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681839 Sgt. William Charles Higginson MM, R.F.A.


William Charles Higginson was born on 6 July 1889 in Edge Hill, Liverpool.  His father was William Higginson (b. 1862 in West Derby), a striker for a blacksmith.  His mother was Frances Grace (Fanny) Smith (b. 1867 in Gosforth, Cumberland).  William and Fanny were married in 1885.  The 1911 Census says they had 13 children but 5 died young, however only 7 children appear in the other Censuses.  They are Florrie (b. 1888), William, Fanny (b. 1894), George (b. 1896), Christina (b. 1898), Charley (b. 1901) and Gladys (b. 1909).  Both Florrie and Gladys died in August 1911, shortly after the Census was taken so it was a very bad year for the family.  At that time, the family was living at 194 Wavertree Road, Edge Hill.  William jnr was a dock labourer.


A happier event occurred on Christmas Eve 1911 when William married Margaret Henderson (b. 1892 in Edge Hill).  They had a daughter Margaret in February 1912, but the girl only lived a week or so.  In December 1912 they had a second daughter, Grace.


When War broke out, William immediately volunteered.  He attested he was willing to serve in the Royal Garrison Artillery on 20 October 1914 and was assigned service number 47136.  However, he failed the medical examination.  The doctor’s report says: “Patient has a haematocele on both sides but more extensive on the left.  He received a blow from a cricket ball on the testicles about three years ago and the swelling resulting from that has never gone down.  It causes him pain on walking and also when in bed.  He has used a suspensory bandage but without benefit.  He refuses to undergo an operation.”  So he was medically discharged on 2 January 1915.


Haematocele can clear up without medical intervention, but whatever happened, William re-enlisted, this time with the Royal Field Artillery, in May 1915.  He was initially assigned service number 4583, which in 1917 was changed to 681839.  He would have initially been posted to “D” (Howitzer) Battery of 286 Brigade.  At some stage, William was promoted to Sergeant.  He was also, at some stage, transferred to 466 Battery of 65 Army Field Artillery Brigade.  In February 1917, William and Margaret had a son, John.  They also had a daughter, Florence, in the summer of 1918, but she only lived a few months.


65 Brigade landed in France on 3 May 1917.  In the summer of 1917, they were at Dikkebus, near Ypres.  Most of the summer was fairly quiet but in November that year, the Brigade was attached to 9th (Scottish) Division, who were engaged in the Battle for Passchendaele.  As an Army brigade, 65Bde was shifted around the battlefield and attached to various Divisions as the need arose.  In February 1918 they were attached to 2nd Division near Gouzeaucourt though again, fighting was relatively quiet. They were here when the Germans launched their Spring Offensive on 21 March.  Over the next few days, under intense German attack, they were forced to retreat more than 25kms towards Ginchy and Longueval.  It was only here on 26/27 March that they were finally able to halt the German advance.  Later that year, in September and October, the Brigade was attached to 66th (2nd East Lancashire) Division as they captured Cambrai and pursued the German army beyond the River Selle.  At the Armistice, they were at Maretz.  The Brigade saw action with a number of different Divisions in various parts of the front in France and Flanders, but by far the most intensive fighting was during the Spring Offensive and I guess that is where William was awarded his Military Medal although the formal announcement was only made in June 1919.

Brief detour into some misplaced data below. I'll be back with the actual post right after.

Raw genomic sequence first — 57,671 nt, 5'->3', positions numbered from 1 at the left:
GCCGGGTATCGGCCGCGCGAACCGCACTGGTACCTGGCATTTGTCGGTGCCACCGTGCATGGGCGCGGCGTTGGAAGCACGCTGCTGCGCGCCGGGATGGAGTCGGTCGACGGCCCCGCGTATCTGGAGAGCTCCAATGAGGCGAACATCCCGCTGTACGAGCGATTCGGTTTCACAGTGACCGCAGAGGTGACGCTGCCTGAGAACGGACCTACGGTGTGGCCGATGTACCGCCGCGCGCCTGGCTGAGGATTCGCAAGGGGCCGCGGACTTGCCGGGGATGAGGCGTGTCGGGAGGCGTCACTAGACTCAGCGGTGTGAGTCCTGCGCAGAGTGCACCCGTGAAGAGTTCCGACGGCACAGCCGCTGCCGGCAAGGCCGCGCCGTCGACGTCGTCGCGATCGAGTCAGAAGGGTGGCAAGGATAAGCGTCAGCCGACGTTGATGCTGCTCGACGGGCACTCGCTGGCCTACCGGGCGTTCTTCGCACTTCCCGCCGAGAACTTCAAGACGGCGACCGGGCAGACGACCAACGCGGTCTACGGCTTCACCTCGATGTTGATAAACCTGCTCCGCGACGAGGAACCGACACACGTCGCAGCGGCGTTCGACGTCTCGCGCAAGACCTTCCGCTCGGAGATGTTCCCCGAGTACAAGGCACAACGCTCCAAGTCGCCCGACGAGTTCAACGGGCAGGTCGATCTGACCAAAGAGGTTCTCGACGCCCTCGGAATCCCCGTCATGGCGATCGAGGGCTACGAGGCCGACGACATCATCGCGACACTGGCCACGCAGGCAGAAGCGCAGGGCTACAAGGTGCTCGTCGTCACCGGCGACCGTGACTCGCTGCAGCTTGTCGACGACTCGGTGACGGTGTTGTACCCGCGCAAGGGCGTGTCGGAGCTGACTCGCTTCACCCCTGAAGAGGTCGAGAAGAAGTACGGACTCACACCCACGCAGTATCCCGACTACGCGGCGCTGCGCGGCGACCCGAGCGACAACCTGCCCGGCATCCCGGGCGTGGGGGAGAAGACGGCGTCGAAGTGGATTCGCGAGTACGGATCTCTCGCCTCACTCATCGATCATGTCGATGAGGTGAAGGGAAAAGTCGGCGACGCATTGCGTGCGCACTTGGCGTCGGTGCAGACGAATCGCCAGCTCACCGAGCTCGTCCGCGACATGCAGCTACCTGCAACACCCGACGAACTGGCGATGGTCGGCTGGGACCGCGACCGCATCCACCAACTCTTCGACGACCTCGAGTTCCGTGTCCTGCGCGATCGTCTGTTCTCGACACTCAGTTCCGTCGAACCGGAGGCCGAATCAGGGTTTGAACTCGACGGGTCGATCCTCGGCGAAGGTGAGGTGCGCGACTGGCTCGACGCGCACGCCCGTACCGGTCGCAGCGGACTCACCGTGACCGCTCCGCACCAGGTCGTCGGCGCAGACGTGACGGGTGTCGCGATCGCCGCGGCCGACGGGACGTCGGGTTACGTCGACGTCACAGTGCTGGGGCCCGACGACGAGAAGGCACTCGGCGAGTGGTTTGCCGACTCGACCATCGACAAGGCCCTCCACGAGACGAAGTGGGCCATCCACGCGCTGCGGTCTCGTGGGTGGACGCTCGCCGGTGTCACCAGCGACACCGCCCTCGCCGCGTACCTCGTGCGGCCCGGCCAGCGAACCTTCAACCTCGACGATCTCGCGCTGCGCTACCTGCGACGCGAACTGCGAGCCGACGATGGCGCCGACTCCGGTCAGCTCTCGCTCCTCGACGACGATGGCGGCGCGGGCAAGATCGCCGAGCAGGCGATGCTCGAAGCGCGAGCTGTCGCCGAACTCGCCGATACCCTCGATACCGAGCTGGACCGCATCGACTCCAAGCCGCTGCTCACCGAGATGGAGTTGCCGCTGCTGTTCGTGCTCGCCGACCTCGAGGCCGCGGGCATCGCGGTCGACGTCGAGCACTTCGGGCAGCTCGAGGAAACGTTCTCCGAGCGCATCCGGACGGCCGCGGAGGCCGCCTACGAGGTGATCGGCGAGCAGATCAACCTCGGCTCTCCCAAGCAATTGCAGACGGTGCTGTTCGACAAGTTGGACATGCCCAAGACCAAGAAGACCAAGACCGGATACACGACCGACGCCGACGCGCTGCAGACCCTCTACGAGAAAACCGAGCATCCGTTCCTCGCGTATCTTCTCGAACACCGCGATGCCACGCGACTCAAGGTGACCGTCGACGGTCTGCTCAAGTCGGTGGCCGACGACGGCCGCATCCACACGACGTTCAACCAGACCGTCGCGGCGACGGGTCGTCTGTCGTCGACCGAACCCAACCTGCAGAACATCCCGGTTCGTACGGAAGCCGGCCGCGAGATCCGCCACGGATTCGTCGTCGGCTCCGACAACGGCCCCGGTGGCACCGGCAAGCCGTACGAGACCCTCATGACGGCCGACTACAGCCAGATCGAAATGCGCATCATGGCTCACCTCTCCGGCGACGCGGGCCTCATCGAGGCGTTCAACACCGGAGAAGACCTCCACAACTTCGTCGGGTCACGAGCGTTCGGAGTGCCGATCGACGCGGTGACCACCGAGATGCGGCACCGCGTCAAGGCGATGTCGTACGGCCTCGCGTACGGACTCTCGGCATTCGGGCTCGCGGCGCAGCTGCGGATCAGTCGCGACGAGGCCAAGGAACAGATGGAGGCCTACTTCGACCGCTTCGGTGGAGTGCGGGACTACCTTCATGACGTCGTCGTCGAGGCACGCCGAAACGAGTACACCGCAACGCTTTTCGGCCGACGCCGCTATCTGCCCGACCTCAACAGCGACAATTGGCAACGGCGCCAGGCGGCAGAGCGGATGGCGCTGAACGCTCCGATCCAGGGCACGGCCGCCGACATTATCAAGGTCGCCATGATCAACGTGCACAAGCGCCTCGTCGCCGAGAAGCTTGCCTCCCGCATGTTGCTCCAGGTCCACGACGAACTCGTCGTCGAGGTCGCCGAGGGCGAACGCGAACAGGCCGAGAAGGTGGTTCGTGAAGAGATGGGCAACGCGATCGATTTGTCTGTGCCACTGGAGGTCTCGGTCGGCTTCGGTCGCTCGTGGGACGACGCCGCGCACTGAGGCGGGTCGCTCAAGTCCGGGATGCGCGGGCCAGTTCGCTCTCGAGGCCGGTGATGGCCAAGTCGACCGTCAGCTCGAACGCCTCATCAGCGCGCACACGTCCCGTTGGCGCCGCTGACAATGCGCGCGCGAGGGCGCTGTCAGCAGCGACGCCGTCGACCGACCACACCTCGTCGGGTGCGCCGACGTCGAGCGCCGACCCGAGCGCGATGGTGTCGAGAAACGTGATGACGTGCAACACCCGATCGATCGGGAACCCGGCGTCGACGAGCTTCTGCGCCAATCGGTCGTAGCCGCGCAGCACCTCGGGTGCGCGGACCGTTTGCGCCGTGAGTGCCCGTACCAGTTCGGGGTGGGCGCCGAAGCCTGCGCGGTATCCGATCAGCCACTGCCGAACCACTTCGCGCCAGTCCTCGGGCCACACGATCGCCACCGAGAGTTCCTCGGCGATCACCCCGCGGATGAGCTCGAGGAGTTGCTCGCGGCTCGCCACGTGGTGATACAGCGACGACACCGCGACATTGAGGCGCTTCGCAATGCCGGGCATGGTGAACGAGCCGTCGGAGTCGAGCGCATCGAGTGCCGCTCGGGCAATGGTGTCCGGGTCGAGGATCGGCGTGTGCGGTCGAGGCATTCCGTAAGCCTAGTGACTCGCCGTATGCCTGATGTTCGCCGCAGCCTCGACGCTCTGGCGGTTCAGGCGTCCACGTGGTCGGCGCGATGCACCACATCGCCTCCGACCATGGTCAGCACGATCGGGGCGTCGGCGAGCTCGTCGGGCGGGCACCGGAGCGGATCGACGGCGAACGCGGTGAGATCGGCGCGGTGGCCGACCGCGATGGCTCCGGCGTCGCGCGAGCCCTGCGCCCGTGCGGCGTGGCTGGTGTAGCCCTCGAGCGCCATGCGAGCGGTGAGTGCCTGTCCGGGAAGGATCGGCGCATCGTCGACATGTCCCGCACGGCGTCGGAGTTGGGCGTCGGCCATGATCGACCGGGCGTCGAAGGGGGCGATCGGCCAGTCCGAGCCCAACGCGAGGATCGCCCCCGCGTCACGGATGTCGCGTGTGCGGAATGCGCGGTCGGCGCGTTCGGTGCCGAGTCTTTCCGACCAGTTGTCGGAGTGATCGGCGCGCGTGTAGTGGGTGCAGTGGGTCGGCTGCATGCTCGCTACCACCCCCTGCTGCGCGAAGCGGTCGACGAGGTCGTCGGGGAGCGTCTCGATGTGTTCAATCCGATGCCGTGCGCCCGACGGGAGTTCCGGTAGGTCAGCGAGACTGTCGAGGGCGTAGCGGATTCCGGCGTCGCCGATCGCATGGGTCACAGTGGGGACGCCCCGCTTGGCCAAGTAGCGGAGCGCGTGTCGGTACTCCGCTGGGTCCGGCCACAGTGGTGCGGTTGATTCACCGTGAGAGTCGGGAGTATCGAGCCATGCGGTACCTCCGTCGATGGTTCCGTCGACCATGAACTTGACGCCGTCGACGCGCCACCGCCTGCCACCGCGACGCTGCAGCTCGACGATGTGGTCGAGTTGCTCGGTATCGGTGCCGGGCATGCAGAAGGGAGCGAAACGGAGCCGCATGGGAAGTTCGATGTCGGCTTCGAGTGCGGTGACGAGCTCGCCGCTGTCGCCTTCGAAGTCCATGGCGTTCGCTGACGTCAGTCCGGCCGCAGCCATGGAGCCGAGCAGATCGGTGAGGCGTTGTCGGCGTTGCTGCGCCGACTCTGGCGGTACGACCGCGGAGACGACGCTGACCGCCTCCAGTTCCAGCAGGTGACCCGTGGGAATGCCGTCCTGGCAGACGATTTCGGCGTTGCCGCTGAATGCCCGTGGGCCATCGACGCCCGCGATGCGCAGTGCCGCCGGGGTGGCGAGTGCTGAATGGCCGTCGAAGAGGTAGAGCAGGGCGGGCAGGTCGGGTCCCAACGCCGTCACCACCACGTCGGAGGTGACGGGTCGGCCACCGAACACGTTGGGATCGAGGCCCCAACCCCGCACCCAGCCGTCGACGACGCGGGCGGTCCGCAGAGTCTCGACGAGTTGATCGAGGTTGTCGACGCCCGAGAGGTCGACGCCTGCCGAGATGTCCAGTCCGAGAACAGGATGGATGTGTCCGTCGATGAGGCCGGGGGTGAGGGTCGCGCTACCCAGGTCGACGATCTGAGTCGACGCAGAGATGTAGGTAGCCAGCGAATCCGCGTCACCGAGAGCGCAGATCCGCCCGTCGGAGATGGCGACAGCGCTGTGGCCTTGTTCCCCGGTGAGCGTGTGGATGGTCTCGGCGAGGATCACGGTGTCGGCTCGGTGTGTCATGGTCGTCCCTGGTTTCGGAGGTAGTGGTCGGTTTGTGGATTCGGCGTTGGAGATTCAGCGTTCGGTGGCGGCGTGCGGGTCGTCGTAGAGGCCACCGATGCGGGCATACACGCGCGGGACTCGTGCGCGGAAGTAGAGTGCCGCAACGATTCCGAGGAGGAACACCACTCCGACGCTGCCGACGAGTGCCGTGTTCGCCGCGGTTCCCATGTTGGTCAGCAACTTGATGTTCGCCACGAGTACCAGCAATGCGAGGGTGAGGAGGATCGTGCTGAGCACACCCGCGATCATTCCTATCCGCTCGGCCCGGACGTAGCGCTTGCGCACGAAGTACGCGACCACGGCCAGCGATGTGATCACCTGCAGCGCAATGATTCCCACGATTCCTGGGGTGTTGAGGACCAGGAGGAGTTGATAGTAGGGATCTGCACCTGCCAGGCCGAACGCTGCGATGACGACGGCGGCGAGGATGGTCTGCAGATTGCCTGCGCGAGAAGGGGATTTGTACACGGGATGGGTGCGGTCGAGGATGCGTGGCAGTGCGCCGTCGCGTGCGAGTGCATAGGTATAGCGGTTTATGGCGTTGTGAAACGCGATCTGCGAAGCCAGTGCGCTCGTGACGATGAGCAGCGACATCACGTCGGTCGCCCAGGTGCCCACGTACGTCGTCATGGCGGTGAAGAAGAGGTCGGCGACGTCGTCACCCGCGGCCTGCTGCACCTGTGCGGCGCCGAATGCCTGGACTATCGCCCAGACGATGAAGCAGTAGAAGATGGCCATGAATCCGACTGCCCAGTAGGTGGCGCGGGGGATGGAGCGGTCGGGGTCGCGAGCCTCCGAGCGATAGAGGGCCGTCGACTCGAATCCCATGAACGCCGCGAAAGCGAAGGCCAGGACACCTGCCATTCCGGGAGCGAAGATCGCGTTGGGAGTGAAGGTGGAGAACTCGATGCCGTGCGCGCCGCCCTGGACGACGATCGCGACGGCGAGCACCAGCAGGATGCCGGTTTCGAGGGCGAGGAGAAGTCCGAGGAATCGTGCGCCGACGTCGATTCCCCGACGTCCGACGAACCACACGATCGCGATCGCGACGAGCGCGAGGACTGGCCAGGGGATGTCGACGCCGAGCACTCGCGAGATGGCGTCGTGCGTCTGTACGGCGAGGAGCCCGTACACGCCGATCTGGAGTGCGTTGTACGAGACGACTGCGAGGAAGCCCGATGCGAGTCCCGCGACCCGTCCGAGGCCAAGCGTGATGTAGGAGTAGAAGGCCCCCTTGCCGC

William returned home to Liverpool and he and Margaret had three more children: William (b. 1921), Joyce (b. 1926) and Leonard (b. 1928).  I don’t know what William did for a living as he doesn’t seem to appear in the 1939 Census.  He died in Edge Hill in 1969.


William’s brother George also served in the Artillery.  George was born on 28 February 1896.  In 1911 he worked as a coal lad but when he enlisted in 1915 he gave his occupation as fireman.  He attested he was willing to serve on 7 January 1915 and he was assigned service number 68472.  He was a Gunner and he was posted to 43rd Battery of 24th Brigade.  24Bde came under orders of 6th Division.  This Division had seen some action at Mons and Armentières in 1914, but George landed in France to join the Division on 14 July 1915.  This is an unusually accelerated process, as this was only 6 months after George attested and he was still only 19 years old.  They saw action at Hooge in August 1915 and during the Battle of the Somme at Flers-Courcelette (15-22 September), Morval (25-28 September) and Le Transloy (1-18 October).  They saw relatively little action in 1917 until the operations at Cambrai in November, the tank attack on 20-21 November, the capture of Bourlon Woods (23-28 November) and then the German counterattacks (30 November-3 December).


6th Division was caught up in the German Spring Offensive of March 1918 and at the end of that month George was wounded in the foot and was treated first at the front and then sent home to England to recover.  George was back to join them in September when they were involved in the Battles of the Hindenburg Line, including the capture of Cambrai (9 October), then the pursuit to the Selle and the final advance in Picardy.  George was finally demobilised on 26 March 1919.  George returned to Edge Hill where he worked as a railway engine driver.  In 1922 he married Emma Cockram, and the couple had two sons.  George died in 1943.

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